That Toddlin’ Town: Schweinsteiger to Chicago Fire is a perfect match

[cs_content][cs_section parallax=”false” style=”margin: 0px;padding: 0px;”][cs_row inner_container=”true” marginless_columns=”false” style=”margin: 0px auto;padding: 0px;”][cs_column fade=”false” fade_animation=”in” fade_animation_offset=”45px” fade_duration=”750″ type=”1/1″ class=”cs-ta-left” style=”padding: 0px;”][x_image type=”rounded” src=”” alt=”” link=”false” href=”#” title=”” target=”” info=”none” info_place=”top” info_trigger=”hover” info_content=”” class=”image”][cs_text class=”caption”]Photo credit André Zehetbauer @2007[/cs_text][/cs_column][/cs_row][/cs_section][cs_section parallax=”false” style=”margin: 0px;padding: 45px 0px;”][cs_row inner_container=”true” marginless_columns=”false” style=”margin: 0px auto;padding: 0px;”][cs_column fade=”false” fade_animation=”in” fade_animation_offset=”45px” fade_duration=”750″ type=”1/1″ style=”padding: 0px;”][cs_text]After a period of big name players leaving the Major League Soccer, like Didier Drogba, Frank Lampard and Steven Gerrard, the MLS are attracting the big names from Europe yet again.

World Cup and Champions League winner Bastian Schweinsteiger’s move to Chicago Fire was confirmed on Wednesday, with the grandiose official unveiling taking place, as well as a mass swarming of fans at O’Hare Airport upon his arrival from Manchester United the day before. This move is one that is perfect for all three parties involved: Schweinsteiger himself, Chicago Fire as a club, and the MLS as a League.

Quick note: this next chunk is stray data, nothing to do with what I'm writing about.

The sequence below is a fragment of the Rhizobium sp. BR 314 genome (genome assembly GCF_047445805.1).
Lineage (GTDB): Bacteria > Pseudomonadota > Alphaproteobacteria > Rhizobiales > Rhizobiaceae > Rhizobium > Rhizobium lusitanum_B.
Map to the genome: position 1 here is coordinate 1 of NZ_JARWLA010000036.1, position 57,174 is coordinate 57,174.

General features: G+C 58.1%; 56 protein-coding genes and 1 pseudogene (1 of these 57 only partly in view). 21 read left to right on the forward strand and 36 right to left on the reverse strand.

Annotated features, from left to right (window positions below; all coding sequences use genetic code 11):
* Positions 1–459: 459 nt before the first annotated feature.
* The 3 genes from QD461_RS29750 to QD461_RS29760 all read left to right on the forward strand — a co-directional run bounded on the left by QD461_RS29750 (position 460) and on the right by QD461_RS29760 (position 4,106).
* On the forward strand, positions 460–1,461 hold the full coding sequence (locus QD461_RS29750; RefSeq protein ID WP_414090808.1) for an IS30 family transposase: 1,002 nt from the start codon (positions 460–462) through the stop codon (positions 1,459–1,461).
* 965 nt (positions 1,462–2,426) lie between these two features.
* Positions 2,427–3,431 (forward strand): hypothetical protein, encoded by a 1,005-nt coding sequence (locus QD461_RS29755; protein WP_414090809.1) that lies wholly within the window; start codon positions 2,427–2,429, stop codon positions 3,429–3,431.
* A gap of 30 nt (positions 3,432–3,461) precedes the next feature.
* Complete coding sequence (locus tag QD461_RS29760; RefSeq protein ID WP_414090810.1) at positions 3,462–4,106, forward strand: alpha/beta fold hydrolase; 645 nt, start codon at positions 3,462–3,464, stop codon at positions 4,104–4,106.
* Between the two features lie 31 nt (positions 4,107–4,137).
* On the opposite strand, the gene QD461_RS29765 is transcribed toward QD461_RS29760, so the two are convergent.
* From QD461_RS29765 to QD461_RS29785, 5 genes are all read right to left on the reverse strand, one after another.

Firstly, for Bastian himself. Not playing at Manchester United, wanting to move on and continue to play regularly at his age is an obvious aim. In the modern age, the first expectation is a move to China. However, most players, particularly those from Europe, are sceptical of a move to a place where culture and language are so different. This is why Chicago is the perfect city for someone like Schweinsteiger. Chicago is not only an attractive city on a par with New York and Los Angeles, where players like Lampard, Pirlo, David Villa, Beckham, Gerrard, Robbie Keane and Ashley Cole have all moved to and enjoyed. However, unlike the other two mentioned cities, Chicago has a large historical German influence: according to the 2000 US Census, 15.8% of Chicagoans have German ancestry, as well as being the largest European ethnic group, larger than the well-noted Italian and Irish communities, responsible for famed Chicagoan traditions such as Deep Dish Pizza and dying the Chicago River green on St Patrick’s Day. Therefore, for a German who is fluent in English and looking to move to the United States, Chicago is very much the perfect city.[/cs_text][x_blockquote cite=”” type=”left” class=”quote”]”Most players, particularly those from Europe, are sceptical of a move to a place where culture and language are so different.”[/x_blockquote][cs_text]In addition to his personal life, the move is a good one in his professional life. Chicago Fire as a club are one of the largest clubs in the MLS, but have been underperforming for almost a decade. However, despite being a young club as all those in the MLS are, but even in comparison to the other sides in the League, the number of big name players at the Fire has been much fewer than other comparable clubs. Most of the club legends are not big names, and those who are big names that have played for the Fire, have often not stayed long enough to become legends. For example, Carlos Bocanegra (of Fulham and Rangers fame) and DaMarcus Beasley (Man City then also Rangers) were players who started their career at the Fire after being drafted to them through the messy system unique to American sport. Brian McBride, a Chicagoan, finished his career with the Fire, having already moved to Europe by the inception of the MLS (before returning and being picked up by the Columbus Crew). This isn’t to say that big names from abroad haven’t made an impact: Mexican national team legend Cuauhtémoc Blanco played almost 100 games for the Fire, and one-time Ballon D’Or winner Hristro Stoichkov almost led them in 2000 to a repeat of their Double success (winning the US Open Cup but losing in the MLS Cup final) of their inaugural season two years prior. However, others signed with as much fanfare as the two aforementioned names came with much less success. Fredrik Ljungberg moved to the Fire from the Seattle Sounders, but only stayed for half a season before moving to Celtic. And, the last player to move to the Fire from the Premier League was Shaun Maloney, who returned to England after only a year. The only big name German to have played for the Fire is Arne Friedrich, capped 82 times by Germany, including being an integral member of their 2006 World Cup campaign. Despite having a spell hampered by injuries, which eventually forced him to retire, he became a cult hero amongst fans, and he was reportedly consulted by Schweinsteiger himself before making the move.